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In London, Carmelo Anthony praises Knicks owner

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In London, Carmelo Anthony praises Knicks owner

LONDON (AP) If MSG chairman James Dolan is listening to what Carmelo Anthony has to say in London, he'll probably be happy to hear it.

Two days after the Newark Star-Ledger reported that Dolan had put listening devices on the court to monitor everything said to and by Anthony, the New York Knicks forward spoke about the hubbub.

``I got an owner that looks out (for me),'' Anthony said before practice Wednesday at London's O2 Arena. ``You can't beat that.''

The report said Dolan had technicians stationed at opposite corners of the court during Friday's home game against Chicago. Holding umbrella-shaped parabola microphones, they were told to record Anthony's interactions and send the tape directly to Dolan himself.

Anthony and Boston forward Kevin Garnett exchanged words during the Celtics' 102-96 victory Jan. 7. Anthony, clearly thrown off his game and finishing just 6-of-26 from the field, later tried to confront Garnett near the locker room and team bus and received a one-game suspension from the NBA.

Anthony would not reveal what was said by Garnett, only that it was something he felt a man shouldn't say to another man.

``If an owner tries to protect their players, trying to protect his player, you can't beat that,'' Anthony said one day after arriving in London.

The Knicks are in the British capital to play a regular-season NBA game against the Detroit Pistons on Thursday, the second time the league has come to London for a meaningful game.

And Knicks coach Mike Woodson easily was more interested in the Pistons than the miking story.

``I don't really care about the miking thing. I don't follow it and haven't followed it,'' Woodson said. ``I got better things to worry about than this miking thing that you guys are talking about.''

The Knicks are coming into the game off a 100-87 win over the New Orleans Hornets on Sunday. And after Wednesday's game, they won't play again until they meet the Brooklyn Nets on Monday.

``This is not about vacation and I don't think any of us is treating it that way. This is a regular-season game. It's a game that we got to win,'' Woodson said. ``It's not about vacation time. Vacation's in the summer.''

To make things seem even more like home, director Spike Lee walked out on court before Knicks practice. The longtime Knicks fan was wearing a big orange hat and a Knicks sweatshirt.

``The orange and blue, baby,'' said Lee, who has been in London many times but is in the city to watch his beloved Knicks for the first time. ``My wife gave me permission to come to the game.''

The NBA came to Europe in 2011, with the then-New Jersey Nets swept a two-game series against the Toronto Raptors at the O2, the first regular-season games to be played in Europe.

Last year, there was no NBA at the arena, but it did host the Olympic gold medal game, something Anthony and Knicks teammate Tyson Chandler helped the United States win in August.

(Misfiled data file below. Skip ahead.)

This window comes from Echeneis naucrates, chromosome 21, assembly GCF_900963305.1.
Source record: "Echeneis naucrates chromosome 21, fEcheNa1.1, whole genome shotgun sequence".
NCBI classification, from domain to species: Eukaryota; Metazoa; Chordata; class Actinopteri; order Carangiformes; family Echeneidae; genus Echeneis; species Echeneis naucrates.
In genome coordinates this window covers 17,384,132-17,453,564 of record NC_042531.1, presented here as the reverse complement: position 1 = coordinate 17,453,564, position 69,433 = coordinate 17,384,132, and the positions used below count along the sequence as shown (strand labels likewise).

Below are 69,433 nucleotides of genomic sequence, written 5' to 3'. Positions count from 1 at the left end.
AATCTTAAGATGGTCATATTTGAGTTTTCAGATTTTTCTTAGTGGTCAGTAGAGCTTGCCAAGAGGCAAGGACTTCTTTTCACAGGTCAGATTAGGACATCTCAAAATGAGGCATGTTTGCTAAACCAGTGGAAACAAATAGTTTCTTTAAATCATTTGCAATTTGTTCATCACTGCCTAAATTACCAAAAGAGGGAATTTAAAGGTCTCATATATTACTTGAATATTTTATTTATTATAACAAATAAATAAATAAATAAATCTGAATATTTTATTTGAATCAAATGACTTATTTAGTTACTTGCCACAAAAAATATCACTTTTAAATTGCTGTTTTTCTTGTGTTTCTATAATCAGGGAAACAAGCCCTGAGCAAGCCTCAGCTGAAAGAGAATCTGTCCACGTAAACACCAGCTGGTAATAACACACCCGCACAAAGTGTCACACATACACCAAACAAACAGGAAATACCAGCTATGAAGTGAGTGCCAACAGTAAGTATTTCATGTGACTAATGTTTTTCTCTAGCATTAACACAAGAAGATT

``How can I forget? It was a special time in my life, a special moment,'' Anthony said. ``Just to be back in this arena once again, having a chance to play one last time back here in London in front of the fans who've been very gracious to myself and the game of basketball.''

The schedule this year has only one NBA game in London, making it quite a long way to go for only 48 minutes of action.

``At the end of the day it's competition,'' Pistons center Greg Monroe said. ``This is a game we have to take very seriously. They're a very good team; we understand it's a business trip.

``We're enjoying ourselves as much as possible, but I think everybody is focused on the right thing.''

The Pistons had the earlier practice Wednesday, giving the players the afternoon off to explore the city. That's when the vacation feel is more likely to take hold.

``As long as they don't get trapped in the Tower of London,'' Pistons coach Lawrence Frank joked.

``That's part of the maturity of being a professional,'' Frank added. ``When you step off this hardwood, enjoy yourselves. But when you step back on, you got to be locked in.''

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Jeff Green lifts Wizards as fellow Hoya Otto Porter watches late again

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USA Today Sports

Jeff Green lifts Wizards as fellow Hoya Otto Porter watches late again

The Wizards’ 117-109 win over the Orlando Magic Monday night was the tale of two Hoyas.

Washington brought Jeff Green back home this summer to help anchor the second unit with his defensive versatility and scoring spurts. Both aspects were on display in the fourth quarter, as the Wizards finally broke free from the Magic.

Another former Georgetown star, Otto Porter, was nowhere to be found in the fourth. Zero minutes for a third consecutive game for the Wizards’ highest-paid player, thus adding another layer of weird to his season.

The why is a topic. For a team that registered its first winning streak of the season after a 2-9 start, all that matters is finding success. That was the postgame message from Scott Brooks.

There’s no detective work required as to why Green turned into a late-game staple.

After his 19-point outing in Saturday’s win at Miami, the streaky scorer had 10 of his 18 in the final period against Orlando with four 3-pointers. Defensively the 6-foot-9 forward offers Brooks an option the roster lacked last season: a versatile player capable of guarding on the perimeter and, as was the case against Orlando center Nik Vucevic, inside against bigger players.

“We need his all-around play,” Brooks said. “He can guard just about everybody on the floor. … I thought [Jeff] did a pretty good job on the big fellow.”

Green and Markieff Morris handled the interior spots the entire fourth quarter. When the forwards can match up with opposing four’s and five’s on defense, it typically means their scoring presence opens the court for penetrating guards John Wall and Bradley Beal on the other end.